I have something to admit. I have little use for common religious jargon. Until my conversion (oops, there’s one) I rarely heard any of these words used in normal conversation. When religious people spoke I rarely knew what they were saying and really didn’t care (I guess I didn’t “have the Holy Spirit”). But to this day they still sound awkward and pretentious and I am unsure as to what some of them really mean.
Religious people are so fond of these words and phrases that they’ve become cliches; “We must strive for Holiness”….”For our God is a Righteous God”….”Sanctification is our ultimate goal” and so on. But what do those statements really mean? Some people, many of them Christian, have come to call this “Christianspeak”, sort of an insiders language. There are dozen of code words that leave many non-Christians wondering about what we are talking about:
grace, glory, born again, salvation, saved, sinner, new birth, Savior, justification, Holy Spirit, testimony, evangelical, assurance, redeemed, redemption, saved, condemnation, convicted, mission, outreach, repentance, witness, confess, found the Lord, have a burden , prevenient grace, godly, covered by the blood, covenant, washed in the blood, blessed, atonement, remnant, rapture, end times, tracts, the elect, tithing, traveling mercies, unevenly yoked , bless this food to our bodies, etc. etc.
If the church wants to be relevant why don’t we try using contemporary language that today’s people can relate to? Sure, most of these ‘churchy’ words are good words, with solid historical and literary backgrounds. But some of them are the obscure offspring of various Christian pop-cults. I’d even bet that most Christians wouldn’t agree on what they all mean.
I like words. I’m a big fan of Bill Buckley, he was an unparalleled master of the English language and there was always a dictionary nearby whenever I read his work. When he died I was surprised and dismayed at how so few people were aware of him. He was unlike Ernest Hemingway, of whom William Faulkner once said; “He has never been known to use a word that might send a reader to the dictionary”. Apparently Buckley’s use of obscure language did not attract a robust following of typical readers.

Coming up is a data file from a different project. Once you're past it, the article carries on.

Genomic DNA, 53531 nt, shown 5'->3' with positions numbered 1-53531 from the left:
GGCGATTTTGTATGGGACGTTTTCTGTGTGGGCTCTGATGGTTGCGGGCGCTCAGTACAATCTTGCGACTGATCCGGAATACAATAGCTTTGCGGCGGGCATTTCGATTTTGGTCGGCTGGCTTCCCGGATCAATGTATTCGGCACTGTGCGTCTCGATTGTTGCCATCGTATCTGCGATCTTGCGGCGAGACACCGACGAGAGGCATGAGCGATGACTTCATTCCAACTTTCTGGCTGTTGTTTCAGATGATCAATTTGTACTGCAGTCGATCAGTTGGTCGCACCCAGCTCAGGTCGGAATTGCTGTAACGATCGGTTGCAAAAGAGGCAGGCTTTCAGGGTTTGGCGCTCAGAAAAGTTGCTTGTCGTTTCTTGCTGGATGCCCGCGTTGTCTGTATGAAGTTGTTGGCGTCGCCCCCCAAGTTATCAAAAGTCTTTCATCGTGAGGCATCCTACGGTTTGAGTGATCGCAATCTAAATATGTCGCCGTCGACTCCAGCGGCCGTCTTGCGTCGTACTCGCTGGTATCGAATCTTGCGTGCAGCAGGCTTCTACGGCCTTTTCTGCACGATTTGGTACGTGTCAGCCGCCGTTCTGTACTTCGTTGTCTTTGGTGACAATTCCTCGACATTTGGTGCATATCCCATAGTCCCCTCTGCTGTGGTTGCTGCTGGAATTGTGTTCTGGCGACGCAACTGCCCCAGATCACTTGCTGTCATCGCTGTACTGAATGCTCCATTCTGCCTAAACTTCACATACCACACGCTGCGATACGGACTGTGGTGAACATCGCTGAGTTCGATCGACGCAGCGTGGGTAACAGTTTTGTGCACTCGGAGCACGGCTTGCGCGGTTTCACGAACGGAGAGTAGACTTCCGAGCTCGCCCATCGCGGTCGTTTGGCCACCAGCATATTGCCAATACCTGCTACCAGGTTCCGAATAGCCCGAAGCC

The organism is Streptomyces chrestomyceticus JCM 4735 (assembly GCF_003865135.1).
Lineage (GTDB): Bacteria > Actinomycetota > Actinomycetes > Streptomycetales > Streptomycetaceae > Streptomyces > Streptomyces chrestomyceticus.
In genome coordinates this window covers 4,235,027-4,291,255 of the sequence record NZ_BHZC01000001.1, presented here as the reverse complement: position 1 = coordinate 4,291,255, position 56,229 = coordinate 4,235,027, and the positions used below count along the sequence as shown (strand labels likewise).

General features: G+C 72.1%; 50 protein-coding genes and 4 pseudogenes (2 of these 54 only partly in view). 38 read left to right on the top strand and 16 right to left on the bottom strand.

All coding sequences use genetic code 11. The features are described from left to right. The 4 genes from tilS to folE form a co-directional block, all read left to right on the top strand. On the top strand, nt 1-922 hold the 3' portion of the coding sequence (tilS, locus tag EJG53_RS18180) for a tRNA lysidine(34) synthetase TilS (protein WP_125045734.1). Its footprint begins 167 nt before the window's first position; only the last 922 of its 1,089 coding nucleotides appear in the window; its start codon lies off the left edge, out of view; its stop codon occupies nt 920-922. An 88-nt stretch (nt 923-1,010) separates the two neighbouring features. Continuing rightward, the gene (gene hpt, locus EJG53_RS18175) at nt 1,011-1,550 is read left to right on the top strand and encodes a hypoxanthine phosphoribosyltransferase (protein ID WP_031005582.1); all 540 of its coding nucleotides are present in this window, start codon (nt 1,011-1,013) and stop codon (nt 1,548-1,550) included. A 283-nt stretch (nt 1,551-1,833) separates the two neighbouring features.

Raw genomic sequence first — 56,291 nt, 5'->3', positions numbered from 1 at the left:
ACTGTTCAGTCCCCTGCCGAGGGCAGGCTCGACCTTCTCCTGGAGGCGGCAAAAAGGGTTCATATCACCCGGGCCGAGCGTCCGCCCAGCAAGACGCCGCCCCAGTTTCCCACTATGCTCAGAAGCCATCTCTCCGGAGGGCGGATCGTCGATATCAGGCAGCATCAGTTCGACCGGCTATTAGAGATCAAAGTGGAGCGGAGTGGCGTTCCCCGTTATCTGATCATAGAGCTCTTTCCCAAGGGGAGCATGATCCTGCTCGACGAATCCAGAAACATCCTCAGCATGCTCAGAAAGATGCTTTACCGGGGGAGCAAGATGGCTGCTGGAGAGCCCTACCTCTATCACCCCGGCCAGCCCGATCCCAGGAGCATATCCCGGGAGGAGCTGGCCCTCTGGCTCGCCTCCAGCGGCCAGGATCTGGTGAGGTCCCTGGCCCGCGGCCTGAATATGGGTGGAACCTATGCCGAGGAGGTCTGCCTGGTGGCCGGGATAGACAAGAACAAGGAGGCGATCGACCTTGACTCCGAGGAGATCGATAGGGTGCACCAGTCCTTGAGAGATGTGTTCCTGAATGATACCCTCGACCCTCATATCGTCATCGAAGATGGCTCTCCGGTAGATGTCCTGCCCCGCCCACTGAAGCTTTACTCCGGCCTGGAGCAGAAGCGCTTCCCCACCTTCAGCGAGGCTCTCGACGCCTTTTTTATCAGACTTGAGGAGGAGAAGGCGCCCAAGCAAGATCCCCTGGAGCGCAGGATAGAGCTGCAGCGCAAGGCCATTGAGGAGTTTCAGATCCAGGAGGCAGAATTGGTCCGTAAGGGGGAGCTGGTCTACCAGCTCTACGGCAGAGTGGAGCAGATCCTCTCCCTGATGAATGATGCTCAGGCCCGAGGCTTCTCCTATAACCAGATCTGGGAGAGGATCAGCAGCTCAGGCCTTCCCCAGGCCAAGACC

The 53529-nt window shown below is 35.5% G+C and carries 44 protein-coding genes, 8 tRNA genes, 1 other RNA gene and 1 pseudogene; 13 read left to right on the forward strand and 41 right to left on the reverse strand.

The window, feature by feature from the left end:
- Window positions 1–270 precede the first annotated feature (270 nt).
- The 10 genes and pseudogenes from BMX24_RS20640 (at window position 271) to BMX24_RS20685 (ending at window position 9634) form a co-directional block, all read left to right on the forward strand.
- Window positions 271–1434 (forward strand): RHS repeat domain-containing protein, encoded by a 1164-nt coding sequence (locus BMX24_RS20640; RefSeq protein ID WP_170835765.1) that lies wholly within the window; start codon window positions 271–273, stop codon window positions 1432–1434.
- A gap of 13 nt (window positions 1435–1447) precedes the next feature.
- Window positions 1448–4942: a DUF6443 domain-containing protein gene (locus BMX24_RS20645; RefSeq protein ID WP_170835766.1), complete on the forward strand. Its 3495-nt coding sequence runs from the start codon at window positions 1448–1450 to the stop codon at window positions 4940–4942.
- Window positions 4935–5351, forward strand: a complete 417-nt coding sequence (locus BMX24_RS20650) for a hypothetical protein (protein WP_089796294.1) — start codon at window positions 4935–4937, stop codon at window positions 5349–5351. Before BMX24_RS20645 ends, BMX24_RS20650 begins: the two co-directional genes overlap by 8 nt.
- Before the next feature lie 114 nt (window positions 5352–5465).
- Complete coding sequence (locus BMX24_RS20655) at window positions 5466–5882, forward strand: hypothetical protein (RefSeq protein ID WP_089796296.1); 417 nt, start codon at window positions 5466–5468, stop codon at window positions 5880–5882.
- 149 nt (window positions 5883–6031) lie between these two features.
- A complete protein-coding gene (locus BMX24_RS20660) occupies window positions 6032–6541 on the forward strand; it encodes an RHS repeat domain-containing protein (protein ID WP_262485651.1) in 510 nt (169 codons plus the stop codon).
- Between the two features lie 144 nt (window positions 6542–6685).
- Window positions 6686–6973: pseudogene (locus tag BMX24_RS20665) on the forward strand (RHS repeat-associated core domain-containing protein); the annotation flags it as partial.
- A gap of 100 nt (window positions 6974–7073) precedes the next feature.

So what’s the point? Isn’t using this religious language really just another way of preaching to the choir because everyone else seems to be tuning us out. We could try to keep this church-talk within the ‘church’ but it becomes so habit forming that soon we are dropping these ecclesiastical bombs all over the landscape. Can I have a witness?
The Gospel should not be as confusing as some of us try to make it. If we want people to be open to the idea of reading the Bible, to investigate what is happening in our churches, then we need to make the language as open and accessible as possible. Recently the phrase ‘seeker friendly’ has fallen into disfavor. As well it should, because it’s just another code phrase that turns ‘seekers’ off. But there really is nothing wrong with just being friendly and inviting. And it’s not very friendly to speak another language in front of someone who can’t understand it.
James tells us to control our tongues – wouldn’t this fall under that category ? Paul, that crafty old tent maker, told church people in his day to clean up their language as well; “So if the whole church comes together and everyone speaks in tongues, and some who do not understand or some unbelievers come in, will they not say that you are out of your mind?” You betcha.
All we need is a good thesaurus.